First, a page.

The pocket economy

ups_truck.jpg
(File photo: Roberto Schmidt/AFP/Getty Images)

Pointyheads, professors and experts are great for the big picture, but sometimes the truth is best uncovered by the worker bees among us. The economy lives primarily in your pocket.

That point was reinforced today when MPR’s Midmorning was interviewing James Hamilton, a professor of economics at the University of California San Diego, and Mark Zandi, the chief economist at Moody’s Economy.com about the role of the Federal Reserve. The Fed this afternoon lowered the federal funds rate, a sign that the economy is tanking.

During the show about the economy, however, the most illustrative points were delivered by two callers.

“I work for… UPS package and I’ve noticed on the route over the last six weeks, it’s been … the economy has slowed down. I’ve been in the business for 20 years and you can tell how the economy is going, whether it’s hot, cold, you know. And it’s really been slow,” said Greg.

If people aren’t shipping, people aren’t buying.

But apparently, they’re not tipping either, which provides another glimpse into how the economy is working on Main Street.

Jenny in Minneapolis reported that…

“I’m a server in a really high-end Twin Cities restaurant and what I’ve noticed is our business levels are about 50 percent of what they were last year. Holiday season is really big at the place I work. And also, on top of that, the guests that do come in to our establishment are leaving roughly about 5 to 7 percent less in gratuity which is really, really strange for this establishment.”

And not only are they not tipping, they’re not nipping and tucking either.

Anecdotal evidence, of course, is fraught with the possibility of an incomplete picture. Yesterday I asked a Salvation Army bell-ringer how donations were on Monday. “Really great,” she said.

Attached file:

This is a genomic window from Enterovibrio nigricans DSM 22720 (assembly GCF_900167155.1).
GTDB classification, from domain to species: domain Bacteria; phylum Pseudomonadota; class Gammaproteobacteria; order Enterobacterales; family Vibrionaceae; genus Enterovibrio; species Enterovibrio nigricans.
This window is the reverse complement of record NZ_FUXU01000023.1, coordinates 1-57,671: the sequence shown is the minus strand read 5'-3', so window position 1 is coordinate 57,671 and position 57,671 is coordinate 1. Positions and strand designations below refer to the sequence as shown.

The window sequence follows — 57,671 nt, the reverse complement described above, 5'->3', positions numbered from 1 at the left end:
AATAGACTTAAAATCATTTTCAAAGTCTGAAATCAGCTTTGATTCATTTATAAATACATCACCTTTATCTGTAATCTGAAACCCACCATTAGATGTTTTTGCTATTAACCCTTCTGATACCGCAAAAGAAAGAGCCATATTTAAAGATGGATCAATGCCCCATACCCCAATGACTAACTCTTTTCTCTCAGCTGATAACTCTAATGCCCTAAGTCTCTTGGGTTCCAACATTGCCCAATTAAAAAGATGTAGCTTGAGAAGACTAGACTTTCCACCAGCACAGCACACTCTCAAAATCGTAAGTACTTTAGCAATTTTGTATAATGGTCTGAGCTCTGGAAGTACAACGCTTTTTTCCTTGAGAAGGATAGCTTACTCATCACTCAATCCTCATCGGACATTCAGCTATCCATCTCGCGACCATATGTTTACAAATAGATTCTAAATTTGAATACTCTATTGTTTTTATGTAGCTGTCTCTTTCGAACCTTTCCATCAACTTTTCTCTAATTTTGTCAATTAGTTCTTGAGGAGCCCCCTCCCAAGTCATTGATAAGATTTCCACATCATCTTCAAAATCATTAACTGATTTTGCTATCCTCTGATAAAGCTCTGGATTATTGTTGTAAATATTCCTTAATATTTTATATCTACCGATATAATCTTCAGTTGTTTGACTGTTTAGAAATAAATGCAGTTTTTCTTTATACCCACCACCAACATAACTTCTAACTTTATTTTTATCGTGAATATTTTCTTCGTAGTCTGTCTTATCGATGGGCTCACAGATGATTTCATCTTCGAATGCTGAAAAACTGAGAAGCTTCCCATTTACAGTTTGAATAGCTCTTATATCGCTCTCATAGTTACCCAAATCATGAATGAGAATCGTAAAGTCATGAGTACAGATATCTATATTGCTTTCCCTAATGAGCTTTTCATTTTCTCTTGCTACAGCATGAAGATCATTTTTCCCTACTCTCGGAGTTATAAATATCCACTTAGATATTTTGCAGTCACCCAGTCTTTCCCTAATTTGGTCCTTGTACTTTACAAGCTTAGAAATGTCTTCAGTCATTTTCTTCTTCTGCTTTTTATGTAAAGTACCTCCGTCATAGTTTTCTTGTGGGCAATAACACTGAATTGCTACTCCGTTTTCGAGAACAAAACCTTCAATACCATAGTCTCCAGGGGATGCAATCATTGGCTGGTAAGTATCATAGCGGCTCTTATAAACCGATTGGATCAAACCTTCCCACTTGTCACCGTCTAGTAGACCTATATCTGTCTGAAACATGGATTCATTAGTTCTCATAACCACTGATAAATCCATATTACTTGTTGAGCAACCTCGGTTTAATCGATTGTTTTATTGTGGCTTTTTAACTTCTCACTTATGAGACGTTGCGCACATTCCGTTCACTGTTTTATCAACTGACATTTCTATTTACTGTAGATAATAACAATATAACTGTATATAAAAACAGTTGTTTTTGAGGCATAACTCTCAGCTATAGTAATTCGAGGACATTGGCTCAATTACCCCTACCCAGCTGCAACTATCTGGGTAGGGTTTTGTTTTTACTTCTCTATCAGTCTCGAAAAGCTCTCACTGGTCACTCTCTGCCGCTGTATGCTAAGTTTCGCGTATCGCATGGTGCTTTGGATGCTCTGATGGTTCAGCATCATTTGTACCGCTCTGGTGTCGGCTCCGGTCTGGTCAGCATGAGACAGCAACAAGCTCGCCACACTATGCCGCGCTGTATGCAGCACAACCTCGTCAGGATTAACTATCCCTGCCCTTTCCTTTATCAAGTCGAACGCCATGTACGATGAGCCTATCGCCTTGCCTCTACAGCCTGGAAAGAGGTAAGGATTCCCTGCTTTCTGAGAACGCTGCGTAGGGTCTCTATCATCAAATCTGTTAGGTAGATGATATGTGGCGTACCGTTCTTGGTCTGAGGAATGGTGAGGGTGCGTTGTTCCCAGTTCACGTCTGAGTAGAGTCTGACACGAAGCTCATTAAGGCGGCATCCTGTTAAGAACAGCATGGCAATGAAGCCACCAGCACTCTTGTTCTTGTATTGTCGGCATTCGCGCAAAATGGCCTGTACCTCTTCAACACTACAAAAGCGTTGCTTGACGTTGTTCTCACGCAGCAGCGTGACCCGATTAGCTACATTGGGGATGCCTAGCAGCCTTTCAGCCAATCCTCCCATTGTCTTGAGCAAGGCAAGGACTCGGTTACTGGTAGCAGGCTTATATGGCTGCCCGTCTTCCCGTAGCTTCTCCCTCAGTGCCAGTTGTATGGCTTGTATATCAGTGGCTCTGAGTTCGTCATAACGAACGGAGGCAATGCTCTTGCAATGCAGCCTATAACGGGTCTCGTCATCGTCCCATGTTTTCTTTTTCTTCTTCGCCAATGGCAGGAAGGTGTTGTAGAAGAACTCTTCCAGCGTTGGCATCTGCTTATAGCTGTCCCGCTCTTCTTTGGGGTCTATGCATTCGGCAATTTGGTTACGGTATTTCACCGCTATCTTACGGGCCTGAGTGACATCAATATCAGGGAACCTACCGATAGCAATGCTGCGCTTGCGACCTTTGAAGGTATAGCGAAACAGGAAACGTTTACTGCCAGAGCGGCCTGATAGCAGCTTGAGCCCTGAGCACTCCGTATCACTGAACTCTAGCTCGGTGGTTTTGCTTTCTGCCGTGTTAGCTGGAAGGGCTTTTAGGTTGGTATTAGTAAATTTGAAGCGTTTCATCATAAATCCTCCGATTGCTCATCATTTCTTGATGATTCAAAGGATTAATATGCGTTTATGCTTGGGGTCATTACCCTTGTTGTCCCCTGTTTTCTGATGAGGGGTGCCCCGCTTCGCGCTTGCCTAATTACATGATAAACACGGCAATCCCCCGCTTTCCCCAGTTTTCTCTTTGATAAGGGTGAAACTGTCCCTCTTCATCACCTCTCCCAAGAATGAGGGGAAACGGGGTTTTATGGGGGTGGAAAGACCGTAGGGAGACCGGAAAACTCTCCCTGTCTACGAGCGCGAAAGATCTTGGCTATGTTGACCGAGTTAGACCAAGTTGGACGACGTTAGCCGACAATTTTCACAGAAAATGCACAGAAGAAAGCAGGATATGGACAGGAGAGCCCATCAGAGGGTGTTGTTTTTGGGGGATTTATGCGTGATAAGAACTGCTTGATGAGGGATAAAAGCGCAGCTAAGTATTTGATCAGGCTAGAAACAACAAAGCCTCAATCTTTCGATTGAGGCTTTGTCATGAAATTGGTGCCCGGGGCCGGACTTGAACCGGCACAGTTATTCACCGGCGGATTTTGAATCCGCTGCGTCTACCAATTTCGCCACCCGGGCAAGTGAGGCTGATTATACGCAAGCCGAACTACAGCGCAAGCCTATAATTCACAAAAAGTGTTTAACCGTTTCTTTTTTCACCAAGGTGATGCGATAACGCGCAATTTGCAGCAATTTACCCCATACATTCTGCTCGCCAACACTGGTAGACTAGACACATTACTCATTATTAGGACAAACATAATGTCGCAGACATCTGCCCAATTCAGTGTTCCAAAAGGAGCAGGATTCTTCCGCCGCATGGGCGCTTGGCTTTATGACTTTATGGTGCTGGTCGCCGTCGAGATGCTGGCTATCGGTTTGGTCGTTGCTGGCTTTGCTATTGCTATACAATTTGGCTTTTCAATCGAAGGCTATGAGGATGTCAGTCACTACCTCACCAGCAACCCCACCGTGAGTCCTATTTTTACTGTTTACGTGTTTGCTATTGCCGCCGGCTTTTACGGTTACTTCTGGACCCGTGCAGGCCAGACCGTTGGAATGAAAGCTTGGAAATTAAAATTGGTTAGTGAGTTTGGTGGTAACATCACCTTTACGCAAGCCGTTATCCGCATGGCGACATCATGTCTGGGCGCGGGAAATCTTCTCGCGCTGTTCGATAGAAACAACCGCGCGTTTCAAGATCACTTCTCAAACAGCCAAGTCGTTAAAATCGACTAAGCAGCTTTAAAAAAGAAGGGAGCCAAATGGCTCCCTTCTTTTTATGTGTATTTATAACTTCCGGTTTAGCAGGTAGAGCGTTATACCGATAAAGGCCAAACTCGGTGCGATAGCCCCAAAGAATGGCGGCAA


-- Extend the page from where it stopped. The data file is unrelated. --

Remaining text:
Your assignment: Survey those who take your money today on business. And, like Greg and Jenny, report your anecdotes here.

  • http://minnesota.publicradio.org/collections/special/columns/objects_in_mirror/ Julia Schrenkler

    Sounds like a good assignment to me. Will get back to you!

  • http://minnesota.publicradio.org/collections/special/columns/objects_in_mirror/ Julia Schrenkler

    Well Bob, here’s more of the incomplete picture. This is what I found out from a small restaurant owner last night…

    The cold weather cut hard into neighborhood foot traffic, and the last few weeks of general and more pervasive inactivity caused him to cut some of his employee’s shifts. Breakfasts on the weekend continue to do a good traffic, so people must feel like they can enjoy time during that window.

    He didn’t give me the nod to release his name :-( He doesn’t seem to do much take out, but in retrospect I should have asked him about that. My inexpert assessment was the focus seems to be on shopping, not experiences.

    But shopping may not be a good indicator either. When talking about your “assignment” with a gal on the bus, she mentioned that the last three times she’s been to the St. Paul Super-duper-Target on University Ave (three visits since Thanksgiving…she may need an intervention) it is hopping, but her weekday stop at the regular-old-Target on Lake St. (granted, one trip) was strangely quiet. As in, “Cashiers were standing at the end of their stations waving people into line.” I frequent that Target and I couldn’t believe it, the place is usually a total tangle of carts and people.